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Ikkoku Mairi (一国まいり): Breathing Free

Originally written May 4th, 2007

Once again, I have others to thank for the fact I have a mosquito-free place to rest my weary body tonight. The fact that such a place exists is a testament to the goodwill of the people of Shikoku, or maybe just my dumb luck. Even as I write, two Japanese henro are collaborating, comparing the best free places to sleep around Temples 23-88. Kamojima Onsen, Hashimoto’s Bus, and of course, my present savior.

But why dwell on the present, when the past is infinitely more interesting?

I’ve been angry a lot these past two days (though not between Temples 10-12, if you can believe it). This was probably due to my mounting pain and the lack of an outdoorsy atmosphere (with some exceptions). I can also chalk up my attempt at reserving lodging at Temple 19 (Tatsueji 立江寺) to this list. I called in the morning as I was preparing to leave my ryokan near Temple 13. The woman on the other end asked me “ima doko des ka?” (where are you now?) I thought that was a rather unusual question, even though I told them I was a walking henro – if I want to travel to #19 today, that’s my business. She would have none of it, and handed me off to another monk:

In Japanese
“Maybe you should stay at a ryokan near Temple 18.”
“Please just make the reservation.”

Again, what right do they have to decide what I am or am not capable of? I know they’re just trying to be practical, but it was a little bit of a hassle just to book a needed room.

Despite this inconvenience, I still recommend temple lodging at least once. The food, accomodations, and conversations make your experience that much more worthwhile. Let yourself try all the different methods of lodging on the pilgrimage – temples, ryokan & minshuku, free lodging, nojuku (though I wouldn’t recommend it with so many free places available). You’ll find yourself exposed to a greater variety of henro doing the pilgrimage for different reasons – the purists, the tourists, the adventurers, and those seeking a temporary escape.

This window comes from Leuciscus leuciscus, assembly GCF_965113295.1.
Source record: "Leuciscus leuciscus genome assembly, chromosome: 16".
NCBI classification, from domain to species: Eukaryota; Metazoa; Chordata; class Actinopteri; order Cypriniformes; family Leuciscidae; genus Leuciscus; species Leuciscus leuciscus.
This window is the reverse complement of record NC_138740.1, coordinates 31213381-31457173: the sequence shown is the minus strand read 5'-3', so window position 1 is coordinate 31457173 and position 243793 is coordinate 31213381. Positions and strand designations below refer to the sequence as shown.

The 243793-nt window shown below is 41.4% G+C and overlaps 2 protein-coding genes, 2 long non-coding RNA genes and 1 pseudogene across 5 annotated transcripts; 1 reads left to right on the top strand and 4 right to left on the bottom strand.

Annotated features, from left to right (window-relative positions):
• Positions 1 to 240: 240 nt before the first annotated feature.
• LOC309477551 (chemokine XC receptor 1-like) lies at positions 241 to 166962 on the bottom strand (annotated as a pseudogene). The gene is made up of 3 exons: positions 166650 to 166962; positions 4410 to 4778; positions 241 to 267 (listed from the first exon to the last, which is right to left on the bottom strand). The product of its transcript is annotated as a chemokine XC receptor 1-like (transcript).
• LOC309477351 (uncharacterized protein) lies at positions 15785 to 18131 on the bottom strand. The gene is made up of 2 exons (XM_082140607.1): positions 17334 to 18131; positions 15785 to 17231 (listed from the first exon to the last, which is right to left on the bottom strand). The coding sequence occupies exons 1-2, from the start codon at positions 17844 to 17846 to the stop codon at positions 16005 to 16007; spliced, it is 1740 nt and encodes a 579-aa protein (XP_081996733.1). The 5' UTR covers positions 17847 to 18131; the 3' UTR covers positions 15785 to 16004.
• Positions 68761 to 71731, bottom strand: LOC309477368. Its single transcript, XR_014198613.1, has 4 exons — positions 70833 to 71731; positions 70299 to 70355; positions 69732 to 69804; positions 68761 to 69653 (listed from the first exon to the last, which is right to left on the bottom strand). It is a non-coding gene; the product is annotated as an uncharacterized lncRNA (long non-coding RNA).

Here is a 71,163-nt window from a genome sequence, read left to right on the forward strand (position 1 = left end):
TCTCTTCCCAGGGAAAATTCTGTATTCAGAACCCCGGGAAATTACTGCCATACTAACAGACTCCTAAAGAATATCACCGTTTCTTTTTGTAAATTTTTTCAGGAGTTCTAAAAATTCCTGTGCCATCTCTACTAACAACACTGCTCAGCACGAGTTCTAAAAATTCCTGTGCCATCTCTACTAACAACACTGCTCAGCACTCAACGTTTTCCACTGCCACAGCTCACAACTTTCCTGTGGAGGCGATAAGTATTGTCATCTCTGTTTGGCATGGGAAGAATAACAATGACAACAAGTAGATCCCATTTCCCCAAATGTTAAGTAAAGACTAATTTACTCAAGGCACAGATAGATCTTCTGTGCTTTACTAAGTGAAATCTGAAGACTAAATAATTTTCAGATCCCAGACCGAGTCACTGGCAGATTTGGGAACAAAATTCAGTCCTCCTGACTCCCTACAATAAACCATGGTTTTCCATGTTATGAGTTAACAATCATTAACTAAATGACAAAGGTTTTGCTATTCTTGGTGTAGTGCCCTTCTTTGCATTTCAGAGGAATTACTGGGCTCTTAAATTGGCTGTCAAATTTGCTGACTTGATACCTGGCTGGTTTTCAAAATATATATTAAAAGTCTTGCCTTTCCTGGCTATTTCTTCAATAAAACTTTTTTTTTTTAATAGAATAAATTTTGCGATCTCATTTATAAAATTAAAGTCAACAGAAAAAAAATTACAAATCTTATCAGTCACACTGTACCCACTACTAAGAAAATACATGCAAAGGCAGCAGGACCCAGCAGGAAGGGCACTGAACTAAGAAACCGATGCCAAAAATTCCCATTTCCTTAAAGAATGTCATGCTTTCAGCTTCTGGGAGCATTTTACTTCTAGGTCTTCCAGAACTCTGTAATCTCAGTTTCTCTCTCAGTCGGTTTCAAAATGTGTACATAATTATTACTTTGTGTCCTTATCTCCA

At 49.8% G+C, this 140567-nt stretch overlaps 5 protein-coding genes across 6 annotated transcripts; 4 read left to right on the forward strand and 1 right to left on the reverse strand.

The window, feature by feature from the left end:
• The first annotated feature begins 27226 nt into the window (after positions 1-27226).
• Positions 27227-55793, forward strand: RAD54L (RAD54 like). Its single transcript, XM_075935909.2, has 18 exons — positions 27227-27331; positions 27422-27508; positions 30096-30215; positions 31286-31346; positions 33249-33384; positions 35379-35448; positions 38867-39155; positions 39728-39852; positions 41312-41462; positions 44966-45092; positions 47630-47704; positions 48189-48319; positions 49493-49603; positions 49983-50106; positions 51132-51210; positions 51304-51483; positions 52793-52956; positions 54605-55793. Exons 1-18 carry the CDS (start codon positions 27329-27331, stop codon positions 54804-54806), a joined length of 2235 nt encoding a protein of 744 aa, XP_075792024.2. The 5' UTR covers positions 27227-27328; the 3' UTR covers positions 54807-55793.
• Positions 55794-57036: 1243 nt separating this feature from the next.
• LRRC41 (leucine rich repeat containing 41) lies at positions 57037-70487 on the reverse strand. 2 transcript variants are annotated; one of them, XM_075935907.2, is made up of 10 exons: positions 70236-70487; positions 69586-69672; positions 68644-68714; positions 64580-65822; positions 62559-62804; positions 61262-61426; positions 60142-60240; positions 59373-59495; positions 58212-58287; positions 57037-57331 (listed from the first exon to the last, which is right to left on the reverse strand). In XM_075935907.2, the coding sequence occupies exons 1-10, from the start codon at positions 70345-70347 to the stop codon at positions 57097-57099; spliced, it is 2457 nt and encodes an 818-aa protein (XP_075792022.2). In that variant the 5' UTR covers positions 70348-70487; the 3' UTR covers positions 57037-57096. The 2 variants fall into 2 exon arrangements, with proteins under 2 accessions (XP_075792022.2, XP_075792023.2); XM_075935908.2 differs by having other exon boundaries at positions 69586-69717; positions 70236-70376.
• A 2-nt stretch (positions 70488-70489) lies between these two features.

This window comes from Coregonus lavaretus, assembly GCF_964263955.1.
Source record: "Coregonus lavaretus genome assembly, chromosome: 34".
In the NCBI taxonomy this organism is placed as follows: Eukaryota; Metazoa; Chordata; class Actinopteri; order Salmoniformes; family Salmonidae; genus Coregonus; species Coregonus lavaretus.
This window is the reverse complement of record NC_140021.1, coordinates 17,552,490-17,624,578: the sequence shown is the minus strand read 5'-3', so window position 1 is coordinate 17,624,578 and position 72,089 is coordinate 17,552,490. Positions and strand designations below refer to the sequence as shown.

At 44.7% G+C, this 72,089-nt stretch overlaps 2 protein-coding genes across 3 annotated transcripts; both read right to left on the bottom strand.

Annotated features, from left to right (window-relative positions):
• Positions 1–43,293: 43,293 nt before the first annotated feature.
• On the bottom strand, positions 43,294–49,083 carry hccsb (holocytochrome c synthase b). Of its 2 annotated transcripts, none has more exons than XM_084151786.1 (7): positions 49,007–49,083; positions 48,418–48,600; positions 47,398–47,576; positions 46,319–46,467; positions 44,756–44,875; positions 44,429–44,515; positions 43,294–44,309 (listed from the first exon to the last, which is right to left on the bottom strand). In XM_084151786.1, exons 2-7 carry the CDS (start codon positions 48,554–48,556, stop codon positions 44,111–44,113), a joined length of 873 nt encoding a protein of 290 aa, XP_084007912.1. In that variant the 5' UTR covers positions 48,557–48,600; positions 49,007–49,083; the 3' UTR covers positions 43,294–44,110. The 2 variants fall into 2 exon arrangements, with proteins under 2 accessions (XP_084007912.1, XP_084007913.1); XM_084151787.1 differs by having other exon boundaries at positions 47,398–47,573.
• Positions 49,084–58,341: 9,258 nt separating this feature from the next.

As you leave #19, take Highway 28 until you hit 22. This is an incredibly narrow and hazardous path, and there’s no access road you can use – be careful. The scenery begins with rice fields, but gradually develops into a mountain view. Once that happens, prepare yourself – this is a long, steep climb, filled with steps and inclines (mostly wooden steps). You rise 470 meters in less than three kilometers. There aren’t too many (and by that, I mean one) places to stop for lunch between Temples 19 and 20 – my best advice would be to give yourself an early lunch at Lawson when you hit Hwy 16, or pack a decent bento before you leave Temple 19.

As I was saying, the Niōmon to Temple 20 (Kakurinji 鶴林寺) is about 200 meters from the main grounds – if you want a picture, that’s going to be your one shot, unless you’re willing to go down and back up.

The grounds are especially small after such a hard climb. If you’re looking for a bigger reward for your eyes, wait until Tairyūji (太竜寺). But, the architecture is unique – in addition to the images of Buddha and Kobo Daishi, there are some nice crane statues.

Take your time to rest here, but you’d better have brought your own drinks – there are no vending machines. You’re about to follow it up with a strenuous downward slope the same intensity as your climb. You do go through some astonishingly beautiful places, especially as you cross the bridge: great view of the mountains (by the way, the vending machine there is the last one until #21). Then, right after you’ve gotten used to using your quadriceps, you start right back up again. This climb seems all the more painful because it’s longer and more gradual. I know that sign said it was only 1.7 km, but it felt so much longer. I climbed. I climbed until my legs burned and my muscles pumped battery acid. And then I climbed some more.